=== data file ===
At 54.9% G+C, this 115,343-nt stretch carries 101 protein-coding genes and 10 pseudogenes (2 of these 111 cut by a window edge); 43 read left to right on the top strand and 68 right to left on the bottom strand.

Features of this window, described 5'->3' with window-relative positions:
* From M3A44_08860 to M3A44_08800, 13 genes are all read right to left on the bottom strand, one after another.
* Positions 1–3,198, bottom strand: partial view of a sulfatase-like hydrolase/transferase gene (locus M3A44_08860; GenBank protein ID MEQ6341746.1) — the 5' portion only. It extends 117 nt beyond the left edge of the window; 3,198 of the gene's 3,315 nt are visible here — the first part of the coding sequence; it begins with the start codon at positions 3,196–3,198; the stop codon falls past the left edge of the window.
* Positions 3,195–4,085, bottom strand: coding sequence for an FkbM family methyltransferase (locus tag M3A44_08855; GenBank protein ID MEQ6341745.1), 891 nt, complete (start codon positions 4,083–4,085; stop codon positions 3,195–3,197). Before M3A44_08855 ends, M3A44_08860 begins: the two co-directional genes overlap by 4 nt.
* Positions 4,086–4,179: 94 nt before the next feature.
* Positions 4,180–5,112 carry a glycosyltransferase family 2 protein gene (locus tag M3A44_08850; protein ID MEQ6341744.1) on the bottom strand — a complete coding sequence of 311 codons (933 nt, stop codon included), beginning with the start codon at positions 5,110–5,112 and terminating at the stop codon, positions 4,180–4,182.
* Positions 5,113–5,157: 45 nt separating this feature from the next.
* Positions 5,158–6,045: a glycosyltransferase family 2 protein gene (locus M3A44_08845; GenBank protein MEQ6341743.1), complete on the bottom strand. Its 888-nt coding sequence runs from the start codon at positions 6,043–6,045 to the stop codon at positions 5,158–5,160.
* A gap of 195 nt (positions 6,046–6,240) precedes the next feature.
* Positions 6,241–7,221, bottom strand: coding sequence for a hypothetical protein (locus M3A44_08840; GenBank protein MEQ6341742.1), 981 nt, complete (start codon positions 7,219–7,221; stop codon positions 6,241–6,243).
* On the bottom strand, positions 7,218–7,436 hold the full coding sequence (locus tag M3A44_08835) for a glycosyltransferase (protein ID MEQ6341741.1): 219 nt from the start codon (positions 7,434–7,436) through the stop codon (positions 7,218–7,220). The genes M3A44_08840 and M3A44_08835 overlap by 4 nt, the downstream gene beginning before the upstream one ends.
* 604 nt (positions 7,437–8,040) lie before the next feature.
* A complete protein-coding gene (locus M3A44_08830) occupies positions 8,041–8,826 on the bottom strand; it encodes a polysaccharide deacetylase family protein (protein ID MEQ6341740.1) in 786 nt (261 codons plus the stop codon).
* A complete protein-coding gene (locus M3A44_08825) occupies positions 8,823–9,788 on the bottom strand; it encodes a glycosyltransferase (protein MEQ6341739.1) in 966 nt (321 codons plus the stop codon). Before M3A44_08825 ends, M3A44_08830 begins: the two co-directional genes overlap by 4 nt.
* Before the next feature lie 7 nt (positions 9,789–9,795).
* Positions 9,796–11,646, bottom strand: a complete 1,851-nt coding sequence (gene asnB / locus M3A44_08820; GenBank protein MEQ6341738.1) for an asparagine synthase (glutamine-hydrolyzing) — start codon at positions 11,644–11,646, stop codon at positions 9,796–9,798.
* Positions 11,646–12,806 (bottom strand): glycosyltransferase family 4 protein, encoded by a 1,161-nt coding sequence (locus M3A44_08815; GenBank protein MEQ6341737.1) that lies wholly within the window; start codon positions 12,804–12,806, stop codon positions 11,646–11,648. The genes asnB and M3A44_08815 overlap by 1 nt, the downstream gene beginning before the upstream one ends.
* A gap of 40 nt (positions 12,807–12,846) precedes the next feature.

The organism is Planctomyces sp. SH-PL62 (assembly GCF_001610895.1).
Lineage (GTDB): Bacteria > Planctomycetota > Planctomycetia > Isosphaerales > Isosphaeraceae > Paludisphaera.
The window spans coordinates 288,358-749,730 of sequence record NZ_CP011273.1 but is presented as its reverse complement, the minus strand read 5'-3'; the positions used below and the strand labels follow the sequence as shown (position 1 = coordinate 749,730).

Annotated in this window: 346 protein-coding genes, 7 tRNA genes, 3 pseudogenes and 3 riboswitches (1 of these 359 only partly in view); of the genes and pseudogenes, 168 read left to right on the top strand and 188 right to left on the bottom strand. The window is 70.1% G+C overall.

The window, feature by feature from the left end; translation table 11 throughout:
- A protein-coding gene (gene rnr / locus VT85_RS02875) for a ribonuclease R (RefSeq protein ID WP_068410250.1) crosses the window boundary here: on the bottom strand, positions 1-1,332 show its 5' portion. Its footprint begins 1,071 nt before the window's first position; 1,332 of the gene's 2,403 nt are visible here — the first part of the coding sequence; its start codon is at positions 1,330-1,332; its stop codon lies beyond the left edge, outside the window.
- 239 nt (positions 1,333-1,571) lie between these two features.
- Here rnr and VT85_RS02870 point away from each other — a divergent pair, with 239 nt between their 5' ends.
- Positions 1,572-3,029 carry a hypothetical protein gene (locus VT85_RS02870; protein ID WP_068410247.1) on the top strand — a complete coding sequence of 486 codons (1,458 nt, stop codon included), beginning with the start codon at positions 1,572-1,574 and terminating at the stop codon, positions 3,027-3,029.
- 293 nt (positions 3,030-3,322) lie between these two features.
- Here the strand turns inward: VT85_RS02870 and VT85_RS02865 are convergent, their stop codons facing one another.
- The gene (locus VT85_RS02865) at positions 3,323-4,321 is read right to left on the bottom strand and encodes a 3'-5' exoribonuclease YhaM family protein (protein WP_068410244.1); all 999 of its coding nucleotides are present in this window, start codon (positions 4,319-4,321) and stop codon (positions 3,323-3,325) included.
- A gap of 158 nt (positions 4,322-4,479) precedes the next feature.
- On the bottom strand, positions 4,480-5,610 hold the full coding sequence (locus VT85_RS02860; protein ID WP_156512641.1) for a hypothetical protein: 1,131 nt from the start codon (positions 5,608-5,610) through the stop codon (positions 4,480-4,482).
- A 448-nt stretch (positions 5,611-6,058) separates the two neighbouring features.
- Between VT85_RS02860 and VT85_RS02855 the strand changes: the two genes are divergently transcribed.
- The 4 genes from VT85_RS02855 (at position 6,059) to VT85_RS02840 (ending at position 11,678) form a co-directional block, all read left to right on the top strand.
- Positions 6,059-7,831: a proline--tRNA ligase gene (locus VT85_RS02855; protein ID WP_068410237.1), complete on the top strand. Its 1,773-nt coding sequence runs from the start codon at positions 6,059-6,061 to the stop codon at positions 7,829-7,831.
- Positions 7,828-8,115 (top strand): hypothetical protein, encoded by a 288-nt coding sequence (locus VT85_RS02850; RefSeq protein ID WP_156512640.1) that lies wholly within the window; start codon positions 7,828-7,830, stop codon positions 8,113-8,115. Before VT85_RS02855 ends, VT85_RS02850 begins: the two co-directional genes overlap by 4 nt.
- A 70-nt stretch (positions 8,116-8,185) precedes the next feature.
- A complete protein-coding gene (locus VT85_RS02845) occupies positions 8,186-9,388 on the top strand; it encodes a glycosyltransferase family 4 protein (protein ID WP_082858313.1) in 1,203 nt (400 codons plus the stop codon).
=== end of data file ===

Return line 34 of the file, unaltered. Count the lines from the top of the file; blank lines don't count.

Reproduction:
- A 448-nt stretch (positions 5,611-6,058) separates the two neighbouring features.